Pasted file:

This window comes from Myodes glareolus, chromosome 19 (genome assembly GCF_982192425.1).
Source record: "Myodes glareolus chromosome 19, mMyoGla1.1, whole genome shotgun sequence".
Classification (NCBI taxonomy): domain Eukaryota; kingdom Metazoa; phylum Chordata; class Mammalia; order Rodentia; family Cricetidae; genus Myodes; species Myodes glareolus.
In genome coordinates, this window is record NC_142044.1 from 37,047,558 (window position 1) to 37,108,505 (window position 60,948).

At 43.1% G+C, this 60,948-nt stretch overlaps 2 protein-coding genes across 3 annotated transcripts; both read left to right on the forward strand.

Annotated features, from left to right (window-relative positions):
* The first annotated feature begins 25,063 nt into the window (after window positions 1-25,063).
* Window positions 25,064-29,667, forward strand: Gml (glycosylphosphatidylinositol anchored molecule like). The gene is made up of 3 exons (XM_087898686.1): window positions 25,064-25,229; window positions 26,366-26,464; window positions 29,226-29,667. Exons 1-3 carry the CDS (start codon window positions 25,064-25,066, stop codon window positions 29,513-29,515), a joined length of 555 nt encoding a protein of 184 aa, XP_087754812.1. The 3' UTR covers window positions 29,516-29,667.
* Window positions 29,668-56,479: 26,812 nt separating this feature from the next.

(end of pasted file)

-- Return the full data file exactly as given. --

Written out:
This window comes from Myodes glareolus, chromosome 19 (genome assembly GCF_982192425.1).
Source record: "Myodes glareolus chromosome 19, mMyoGla1.1, whole genome shotgun sequence".
Classification (NCBI taxonomy): domain Eukaryota; kingdom Metazoa; phylum Chordata; class Mammalia; order Rodentia; family Cricetidae; genus Myodes; species Myodes glareolus.
In genome coordinates, this window is record NC_142044.1 from 37,047,558 (window position 1) to 37,108,505 (window position 60,948).

At 43.1% G+C, this 60,948-nt stretch overlaps 2 protein-coding genes across 3 annotated transcripts; both read left to right on the forward strand.

Annotated features, from left to right (window-relative positions):
* The first annotated feature begins 25,063 nt into the window (after window positions 1-25,063).
* Window positions 25,064-29,667, forward strand: Gml (glycosylphosphatidylinositol anchored molecule like). The gene is made up of 3 exons (XM_087898686.1): window positions 25,064-25,229; window positions 26,366-26,464; window positions 29,226-29,667. Exons 1-3 carry the CDS (start codon window positions 25,064-25,066, stop codon window positions 29,513-29,515), a joined length of 555 nt encoding a protein of 184 aa, XP_087754812.1. The 3' UTR covers window positions 29,516-29,667.
* Window positions 29,668-56,479: 26,812 nt separating this feature from the next.